SOCIAL distancing and regular hand washing is no longer just good advice, it is "absolutely crucial" to slowing the spread of COVID-19, public health expert Dr David Durrheim warns.
The Hunter New England Health (HNEH) physician said we all needed to do more to beat COVID-19.
"We have to flatten the curve, we cannot possibly afford to relax at the moment," he said.
"I have worked in public health for a long time, and I have been at the forefront of responses to diseases including Ebola, cholera, and the 2009 flu pandemic, and none of them have posed the threat of COVID-19.
"Because it is droplet-borne, it is more infectious than flu, and it is certainly much, much more serious.
"It has probably got a case fatality rate eight to 10 times that of seasonal flu, and the last time we faced a challenge like this globally in public health was probably the 1918-1919 pandemic."
I have worked in public health for a long time, and I have been at the forefront of responses to diseases including Ebola, cholera, and the 2009 flu pandemic, and none of them have posed the threat of COVID-19.Public health physician Dr David Durrheim
Dr Durrheim said the health sector was gearing up to surge. The community needed to step up too.
Yesterday, Thursday, March 26 HNEH released a breakdown of locations which had confirmed cases of COVID-19 in the region.
From the first 100 cases, there were 19 in the Newcastle local government area, five in Port Stephens, 24 in Lake Macquarie and six in Maitland.
There were 19 in the Lower Mid North Coast, 15 in the Hunter Valley and 12 in the New England regions.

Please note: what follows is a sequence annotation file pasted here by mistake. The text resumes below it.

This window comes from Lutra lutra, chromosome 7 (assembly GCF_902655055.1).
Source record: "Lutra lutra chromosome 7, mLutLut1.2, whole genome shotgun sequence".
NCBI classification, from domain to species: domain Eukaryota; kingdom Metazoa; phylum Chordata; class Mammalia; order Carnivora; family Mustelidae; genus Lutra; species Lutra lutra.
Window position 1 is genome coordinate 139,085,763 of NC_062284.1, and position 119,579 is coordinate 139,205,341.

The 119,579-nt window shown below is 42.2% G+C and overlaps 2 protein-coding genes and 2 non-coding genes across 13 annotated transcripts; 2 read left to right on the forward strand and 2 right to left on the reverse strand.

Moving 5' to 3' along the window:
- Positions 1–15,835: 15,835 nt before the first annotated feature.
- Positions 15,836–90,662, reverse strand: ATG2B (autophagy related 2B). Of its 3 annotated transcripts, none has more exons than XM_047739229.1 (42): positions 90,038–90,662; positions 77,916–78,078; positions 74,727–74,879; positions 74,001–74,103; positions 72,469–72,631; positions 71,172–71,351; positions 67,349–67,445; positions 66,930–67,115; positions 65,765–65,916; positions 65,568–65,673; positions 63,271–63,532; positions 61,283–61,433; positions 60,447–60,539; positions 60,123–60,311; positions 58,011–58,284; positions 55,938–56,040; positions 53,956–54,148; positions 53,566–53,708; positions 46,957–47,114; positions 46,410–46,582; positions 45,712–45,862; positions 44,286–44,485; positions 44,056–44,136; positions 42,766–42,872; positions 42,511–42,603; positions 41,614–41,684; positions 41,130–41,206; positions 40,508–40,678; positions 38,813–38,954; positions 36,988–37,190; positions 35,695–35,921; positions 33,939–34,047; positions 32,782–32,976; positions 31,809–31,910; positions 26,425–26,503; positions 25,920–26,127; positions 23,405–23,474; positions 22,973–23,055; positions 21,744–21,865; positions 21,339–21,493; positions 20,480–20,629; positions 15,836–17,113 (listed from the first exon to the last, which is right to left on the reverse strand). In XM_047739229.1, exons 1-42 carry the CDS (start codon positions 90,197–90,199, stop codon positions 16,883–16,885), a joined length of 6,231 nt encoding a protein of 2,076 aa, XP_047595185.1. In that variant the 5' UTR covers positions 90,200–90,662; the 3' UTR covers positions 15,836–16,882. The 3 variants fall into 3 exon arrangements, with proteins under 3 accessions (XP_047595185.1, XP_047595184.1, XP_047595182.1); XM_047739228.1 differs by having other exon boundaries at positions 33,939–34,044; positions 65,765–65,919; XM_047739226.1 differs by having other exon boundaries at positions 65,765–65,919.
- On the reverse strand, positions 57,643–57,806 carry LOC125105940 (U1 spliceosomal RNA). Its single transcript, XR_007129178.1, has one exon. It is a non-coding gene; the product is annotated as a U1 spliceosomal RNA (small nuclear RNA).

"It is really crucial that all of us practice proper physical distancing, that we absolutely enhance our respiratory hygiene, and wash our hands very regularly," he said.
"We have to slow this virus's spread.
"We need to do more.
"COVID 19 is close to all of us. Now is the time for all of us to do everything we can."
Dr Durrheim said the available testing capacity for COVID-19 had "ramped up massively" in the past two weeks.
The John Hunter Hospital laboratory was now "online" and processing specimens.
The local lab meant tests were getting turned around much faster.
"As the supplies and lab capacity increases, we want to test as many people as possible, particularly going into winter."
Because COVID-19 was spread by droplets, gravity played a "wonderful role", dropping them within a metre.
"If we stay a metre-and-a-half from other people, and we wash our hands carefully, we can slow this virus down," he said.
"We can protect vulnerable people in the community, and save lives."
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